This is a revised, expanded and illustrated version of an article that first appeared as "Philanthropy and the Workhouse" in The Dickens Magazine Series 8, Issue 2 (September 2017): 7-8. Many thanks to editor Philip Allingham and publishing editor George Gorniak for allowing it to be reprinted here.
Blue plaque on the young Dickens's family home in Marylebone.
Few people in Victorian England could have been ignorant of the conditions inside workhouses. The older generation had grown up with them: Peter Wood tells us that the "first official return of 1776 listed around 2,000 workhouses" (54). Subsequent generations were still growing up with them: the young Charles Dickens's family, for example, lived just yards away from the Cleveland Street Workhouse in Marylebone in 1815-17; when they returned to the same address for the years 1829-31, their eldest son was a fledgling reporter, and unlikely to miss anything that was going on around him. Conditions inside the workhouses were, in fact, worsening, and widely known to be worsening. This was just at the time when attitudes towards the poor, on the part of officialdom, were hardening, not least because of the recent violent protests by workers in the industrial and agricultural sectors (by the Luddites, and in the rural workers' "Swing" riots). To their credit, the parish trustee committees which ran the workhouses resisted the implementation of tougher measures: the notorious Poor Law Amendment Act of 1834 was described in the Poplar Trustees' minutes as "a Measure opposed to the genuine principles of Christianity inasmuch as it regards Poverty as a Crime, whereas the divine founder of our Holy Religion . . . was himself Poor." To them, it was "a measure vicious in principle having only Political Economy for its Basis" (qtd. in Hobhouse). However, Poplar's "objections were ineffective and the Poplar Board of Guardians held their first meeting in December 1836" (Hobhouse). Other workhouses too were transferred to the hands of Poor Law Unions, whose remit was to make them as unappealing as possible.
A workhouse dinner, signed by Phiz (Hablot Knight Browne)in 1840 (Wellcome Collection, reproduced on the Attribution 4.0 International (CC BY 4.0) licence).
Among them was the Cleveland Street Workhouse, which became the Strand Union Workhouse — probably the very one that inspired Oliver Twist: Ruth Richardson has described some of the details about the workhouse in the novel as "strictly accurate for Cleveland Street" (241). Certainly, the change itself provided the background to the novel. In Chapter II, for instance, Oliver faces a daunting panel of portly gentlemen who impress his situation on him in the most heartless manner, and who cannot imagine why he might sob instead of expressing gratitude. Not every workhouse supervisor was such a monster as Dickens's Bumble, and there were still people who endeavoured to discharge their duties in a Christian manner. When walking through "the workhouse of the parish of St. So-and-So" in 1850, Dickens himself saw "many things to commend." Yet he also noted again the privations forced upon the institution now: under the new regime, he complained famously, "the dishonest felon is, in respect of cleanliness, order, diet, and accommodation, better provided for, and taken care of, than the honest pauper" ("A Walk in the Workhouse," 205).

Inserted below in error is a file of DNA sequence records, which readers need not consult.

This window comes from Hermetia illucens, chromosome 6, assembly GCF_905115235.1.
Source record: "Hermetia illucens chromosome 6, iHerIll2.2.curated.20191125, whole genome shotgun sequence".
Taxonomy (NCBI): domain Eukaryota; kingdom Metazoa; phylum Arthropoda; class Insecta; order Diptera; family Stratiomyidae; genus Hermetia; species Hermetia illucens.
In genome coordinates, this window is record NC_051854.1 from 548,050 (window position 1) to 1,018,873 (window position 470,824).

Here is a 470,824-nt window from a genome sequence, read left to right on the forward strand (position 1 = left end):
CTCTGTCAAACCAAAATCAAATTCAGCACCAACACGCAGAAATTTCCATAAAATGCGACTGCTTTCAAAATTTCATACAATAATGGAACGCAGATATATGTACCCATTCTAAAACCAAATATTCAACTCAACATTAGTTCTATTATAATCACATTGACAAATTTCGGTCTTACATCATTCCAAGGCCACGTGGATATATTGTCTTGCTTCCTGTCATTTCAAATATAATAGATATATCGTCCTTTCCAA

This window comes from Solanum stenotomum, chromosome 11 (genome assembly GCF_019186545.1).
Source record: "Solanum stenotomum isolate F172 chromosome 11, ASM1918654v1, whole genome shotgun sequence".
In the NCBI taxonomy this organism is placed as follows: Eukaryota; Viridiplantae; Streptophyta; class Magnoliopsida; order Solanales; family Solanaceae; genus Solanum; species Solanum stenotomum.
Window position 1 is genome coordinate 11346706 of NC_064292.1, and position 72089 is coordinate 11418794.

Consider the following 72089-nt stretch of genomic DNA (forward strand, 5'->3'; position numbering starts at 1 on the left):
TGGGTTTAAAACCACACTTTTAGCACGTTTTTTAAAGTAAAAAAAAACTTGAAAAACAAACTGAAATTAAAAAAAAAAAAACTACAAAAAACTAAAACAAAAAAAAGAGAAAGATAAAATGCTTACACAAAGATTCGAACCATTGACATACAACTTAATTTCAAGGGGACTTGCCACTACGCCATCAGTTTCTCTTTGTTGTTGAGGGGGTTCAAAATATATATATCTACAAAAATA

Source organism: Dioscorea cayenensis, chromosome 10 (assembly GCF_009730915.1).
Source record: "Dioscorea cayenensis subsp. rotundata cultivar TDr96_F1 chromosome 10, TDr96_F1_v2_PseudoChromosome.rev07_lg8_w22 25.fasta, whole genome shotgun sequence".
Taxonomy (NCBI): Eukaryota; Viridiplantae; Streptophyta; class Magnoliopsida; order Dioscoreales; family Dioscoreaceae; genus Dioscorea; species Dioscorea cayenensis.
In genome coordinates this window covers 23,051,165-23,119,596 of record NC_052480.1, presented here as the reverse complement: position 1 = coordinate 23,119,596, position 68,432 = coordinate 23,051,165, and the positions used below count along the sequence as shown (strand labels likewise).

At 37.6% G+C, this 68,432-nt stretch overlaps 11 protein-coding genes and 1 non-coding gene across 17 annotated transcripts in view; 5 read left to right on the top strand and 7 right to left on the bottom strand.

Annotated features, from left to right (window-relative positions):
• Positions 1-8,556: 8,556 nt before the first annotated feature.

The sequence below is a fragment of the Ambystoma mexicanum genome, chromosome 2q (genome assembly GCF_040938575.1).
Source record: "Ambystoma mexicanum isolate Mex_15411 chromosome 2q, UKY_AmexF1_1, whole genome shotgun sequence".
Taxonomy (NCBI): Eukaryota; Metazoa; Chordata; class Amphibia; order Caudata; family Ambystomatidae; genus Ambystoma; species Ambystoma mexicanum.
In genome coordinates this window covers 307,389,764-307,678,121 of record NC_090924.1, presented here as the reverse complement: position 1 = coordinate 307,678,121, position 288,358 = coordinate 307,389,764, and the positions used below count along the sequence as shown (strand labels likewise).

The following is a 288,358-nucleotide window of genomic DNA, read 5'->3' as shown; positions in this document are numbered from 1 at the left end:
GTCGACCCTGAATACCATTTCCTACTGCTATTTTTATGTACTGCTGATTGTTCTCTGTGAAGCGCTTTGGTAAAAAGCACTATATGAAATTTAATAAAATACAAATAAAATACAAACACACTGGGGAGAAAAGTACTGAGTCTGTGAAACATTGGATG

Scripture Reading in a Night Refuge," by Gustave Doré, from Douglas Jerrold's London: A Pilgrimage, 1972
Fortunately, this sat badly with the spirit of the age. Encouraged by the rise of Evangelicalism, many Victorians were now thoroughly imbued with philanthropic ideals. Charitable visiting provided upper-class women with their only approved scope for action in the larger world, and such women soon followed in Dickens's footsteps. The first was Louisa Twining of the famous tea and banking company. "In the year 1853," she explains, "I was led, through interest in an aged, respectable old woman, to follow her into the workhouse, where she was compelled to spend her remaining days" (Recollections of Life and Work, 6). Coincidentally, this was none other than the Strand Union Workhouse itself. It had a large proportion of the sick and infirm, and Twining, like the All Saints' trustees over twenty years earlier, felt sure that few were there through any fault of their own. She was soon taking steps to improve their lives. After a fact-finding mission which took her to other workhouses all over the country, from Derby and Nottingham to Rugby and Clifton, she set up the Workhouse Visiting Society in 1858, expressly to promote "the moral and spiritual improvement of Workhouse inmates, of whom there are upwards of 100,000 in England and Wales" ("The Objects and Aims," 3).